What is here for you?
It’s important for me to follow these, I call them breadcrumbs or the way that things arise. I was talking to a friend of mine who’s a business coach. She was talking about how people do a big pivot. I said, “I’ve never understood that,” because for me it’s always like, “I’m doing this, then this is part of it or then we go here,” but it never feels like it’s not connected. I started the first piece of teaching that I was ever doing for men who wanted to have better relationships with women in a program. Again, this is several years ago, it’s called the Authentic Man Program.
It was like, “This is being offered. It’s wonderful and fulfilling.” There was this shift into more looking at all of our relationships rather than just those intimate relationships, and what is authentic relating itself. There was another shift into, a little bit more specifically, intimacy and polarity work again and then there’s been this shift here. When you’re reading my bio and it ends with, I’m most deeply devoted to wholeness, that’s where here it is now. Whatever seems like or feels like, it serves people’s wholeness is what I’m most interested in working with.
How do you experience wholeness? How do you know that you’re feeling whole or not feeling so whole?
One of the ways that I like to think about wholeness is we have access to all the parts. I wrote a piece years ago called The Myth of Authenticity. That was this piece around that whatever is loudest or most present or we think is right there, it’s not that that’s not authentic but we also have these well-worn grooves. I tend towards a certain stillness, calm, or listening. It’s not that that’s not authentic for me but I’m also a silly person. More historically, not so much present, but that was a less well-worn groove. They’re both authentic, or a louder more dramatic part of me. They are all parts of me.
Despite their differences, people are entitled to be treated with respect.
A lot of the places where I’ll take people as I like to say we’re already always whole. We’re not broken, nobody’s broken, nobody can be broken but the question is, do we have access to all those parts? Often, I’ll take people into places that they might say, “That’s just not me. That doesn’t feel totally authentic.” I like to say, “You never have to go there again but let’s check it out because we don’t know if we’ve never explored that realm of expression.”
It’s quite shamanic. It’s so retrieval in a sense you’re having permission almost to have access to these different parts.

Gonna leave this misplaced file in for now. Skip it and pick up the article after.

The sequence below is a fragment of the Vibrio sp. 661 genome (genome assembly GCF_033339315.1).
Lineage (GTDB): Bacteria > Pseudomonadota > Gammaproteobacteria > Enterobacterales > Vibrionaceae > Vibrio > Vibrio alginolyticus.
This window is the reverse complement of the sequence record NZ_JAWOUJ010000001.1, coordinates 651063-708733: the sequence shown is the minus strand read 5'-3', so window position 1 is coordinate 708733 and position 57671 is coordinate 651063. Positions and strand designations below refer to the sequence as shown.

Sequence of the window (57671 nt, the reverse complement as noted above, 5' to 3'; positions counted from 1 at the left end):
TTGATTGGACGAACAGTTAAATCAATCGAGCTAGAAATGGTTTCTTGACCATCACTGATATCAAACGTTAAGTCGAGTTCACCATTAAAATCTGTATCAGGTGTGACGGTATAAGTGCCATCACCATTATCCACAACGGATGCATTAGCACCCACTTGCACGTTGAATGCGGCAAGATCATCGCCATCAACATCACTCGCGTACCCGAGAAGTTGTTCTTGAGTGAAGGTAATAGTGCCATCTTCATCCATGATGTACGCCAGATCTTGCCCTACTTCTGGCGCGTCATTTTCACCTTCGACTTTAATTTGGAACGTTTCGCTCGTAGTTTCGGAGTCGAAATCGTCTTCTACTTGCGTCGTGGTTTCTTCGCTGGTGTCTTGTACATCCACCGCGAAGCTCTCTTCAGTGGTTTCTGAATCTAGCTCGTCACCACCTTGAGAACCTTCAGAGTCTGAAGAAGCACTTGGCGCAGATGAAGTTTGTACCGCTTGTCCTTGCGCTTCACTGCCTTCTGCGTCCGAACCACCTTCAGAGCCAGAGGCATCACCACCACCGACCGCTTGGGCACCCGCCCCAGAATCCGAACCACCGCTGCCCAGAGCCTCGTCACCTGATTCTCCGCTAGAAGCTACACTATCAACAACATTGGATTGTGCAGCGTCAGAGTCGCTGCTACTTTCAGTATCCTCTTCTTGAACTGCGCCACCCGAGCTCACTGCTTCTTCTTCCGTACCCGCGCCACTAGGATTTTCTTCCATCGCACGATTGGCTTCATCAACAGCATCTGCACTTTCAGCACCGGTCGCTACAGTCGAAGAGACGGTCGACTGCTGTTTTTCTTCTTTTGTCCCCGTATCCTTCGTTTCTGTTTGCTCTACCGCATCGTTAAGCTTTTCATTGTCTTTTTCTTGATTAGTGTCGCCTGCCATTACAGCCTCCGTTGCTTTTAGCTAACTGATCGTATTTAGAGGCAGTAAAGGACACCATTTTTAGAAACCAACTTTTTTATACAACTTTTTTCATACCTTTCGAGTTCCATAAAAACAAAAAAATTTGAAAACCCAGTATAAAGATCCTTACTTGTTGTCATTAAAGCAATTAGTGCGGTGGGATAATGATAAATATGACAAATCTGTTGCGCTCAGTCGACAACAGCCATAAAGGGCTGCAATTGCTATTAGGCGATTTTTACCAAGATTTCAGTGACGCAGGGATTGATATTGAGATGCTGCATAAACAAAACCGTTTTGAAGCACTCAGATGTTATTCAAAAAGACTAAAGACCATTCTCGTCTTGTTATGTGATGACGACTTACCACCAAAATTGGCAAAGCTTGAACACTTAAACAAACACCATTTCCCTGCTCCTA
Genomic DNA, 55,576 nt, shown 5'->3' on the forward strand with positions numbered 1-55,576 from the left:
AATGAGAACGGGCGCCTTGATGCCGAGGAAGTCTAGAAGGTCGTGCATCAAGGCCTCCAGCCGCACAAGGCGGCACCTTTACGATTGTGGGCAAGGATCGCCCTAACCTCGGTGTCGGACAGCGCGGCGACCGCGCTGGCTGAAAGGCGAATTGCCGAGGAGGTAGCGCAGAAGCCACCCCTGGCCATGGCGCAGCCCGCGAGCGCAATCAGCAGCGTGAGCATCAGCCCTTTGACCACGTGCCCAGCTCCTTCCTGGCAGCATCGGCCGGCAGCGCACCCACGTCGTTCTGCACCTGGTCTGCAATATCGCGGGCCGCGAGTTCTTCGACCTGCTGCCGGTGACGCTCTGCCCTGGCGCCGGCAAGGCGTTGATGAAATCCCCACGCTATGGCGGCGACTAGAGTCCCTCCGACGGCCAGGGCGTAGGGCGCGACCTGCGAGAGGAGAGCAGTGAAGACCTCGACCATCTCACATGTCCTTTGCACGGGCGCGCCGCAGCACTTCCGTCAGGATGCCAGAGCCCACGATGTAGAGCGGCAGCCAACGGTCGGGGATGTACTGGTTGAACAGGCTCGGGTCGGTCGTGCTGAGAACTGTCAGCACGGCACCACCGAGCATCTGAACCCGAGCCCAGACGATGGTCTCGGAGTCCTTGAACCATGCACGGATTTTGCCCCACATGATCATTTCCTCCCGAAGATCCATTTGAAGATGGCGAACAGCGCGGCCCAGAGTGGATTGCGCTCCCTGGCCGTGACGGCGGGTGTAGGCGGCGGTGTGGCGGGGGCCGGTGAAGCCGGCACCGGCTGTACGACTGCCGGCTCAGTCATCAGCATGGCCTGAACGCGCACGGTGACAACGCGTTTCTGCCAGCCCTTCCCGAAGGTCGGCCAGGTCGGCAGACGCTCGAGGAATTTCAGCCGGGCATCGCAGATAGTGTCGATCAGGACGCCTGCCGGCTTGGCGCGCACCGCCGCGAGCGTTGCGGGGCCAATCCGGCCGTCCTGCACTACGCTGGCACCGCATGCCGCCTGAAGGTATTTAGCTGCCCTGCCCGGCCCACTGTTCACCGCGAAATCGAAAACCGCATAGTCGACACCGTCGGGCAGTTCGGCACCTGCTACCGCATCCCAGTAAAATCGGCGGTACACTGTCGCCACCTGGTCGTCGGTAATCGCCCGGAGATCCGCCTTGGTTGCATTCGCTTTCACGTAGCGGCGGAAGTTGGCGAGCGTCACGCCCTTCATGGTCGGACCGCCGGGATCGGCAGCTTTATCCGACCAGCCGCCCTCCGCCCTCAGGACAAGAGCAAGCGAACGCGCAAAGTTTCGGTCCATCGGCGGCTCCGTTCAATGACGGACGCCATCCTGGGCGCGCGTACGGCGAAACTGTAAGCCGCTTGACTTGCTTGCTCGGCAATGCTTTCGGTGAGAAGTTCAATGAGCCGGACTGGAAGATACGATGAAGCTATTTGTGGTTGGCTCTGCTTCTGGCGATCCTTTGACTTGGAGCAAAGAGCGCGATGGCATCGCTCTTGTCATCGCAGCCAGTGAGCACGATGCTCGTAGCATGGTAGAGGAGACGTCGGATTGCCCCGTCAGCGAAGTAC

There are these pendulum swings that happen both culturally and then within the personal growth for all of them. There was so much over culture stifling of certain parts of ourselves or any vulnerability or sharing feelings, so there’s almost a pendulum swing to like, “No, I have to be true to who I am.” It’s a good pendulum swing then it’s like, “Who are you?” We get a little more playful with this idea of, “Who the fuck am I?” I don’t know. I’m a miracle arising, so let’s play.
I understand the pendulum swing to people trying to name and codify their identity to overcome oppression and to have recognition and equal access to benefits. There’s a point where I feel like it goes too far and it comes back to, “Okay.” That’s helping you ascertain being equal, and everyone I feel is equal or is not equal. We’re not all equal. We’re all entitled to being treated with respect. That’s what I mean. We all have different skills and abilities, but this idea of being beyond our identity and having that palette of colors that you can play with. In dance, I love to dance.
The more structured dance classes I take, the better my interpretive freeform dance becomes. By taking ballet, jazz, salsa, going to tango lessons, and all of that, it gives me a bigger vocabulary to flow when the music starts playing. People say, “How do you do that?” I’m like, “I practice dancing,” then when it’s time to play, I have a much bigger vocabulary or palette. I feel like in many ways you certainly have done that for me, and from what you’re describing, you have been able to achieve that for yourself to have access to these different parts of yourself.
I love the color palette analogy for sure, then I’m like, “I can mix them.” It’s helpful. It is sometimes counter-intuitive but it’s helpful to remember that sometimes, structure allows for freedom and that the ultimate goal is freedom. It’s freeing our bodies, emotions, and thoughts. It’s the ultimate goal. It becomes a lens to look through, which is like, “Is this moving me in that compass point towards freedom?”
What would you say has been your biggest challenge in intimacy?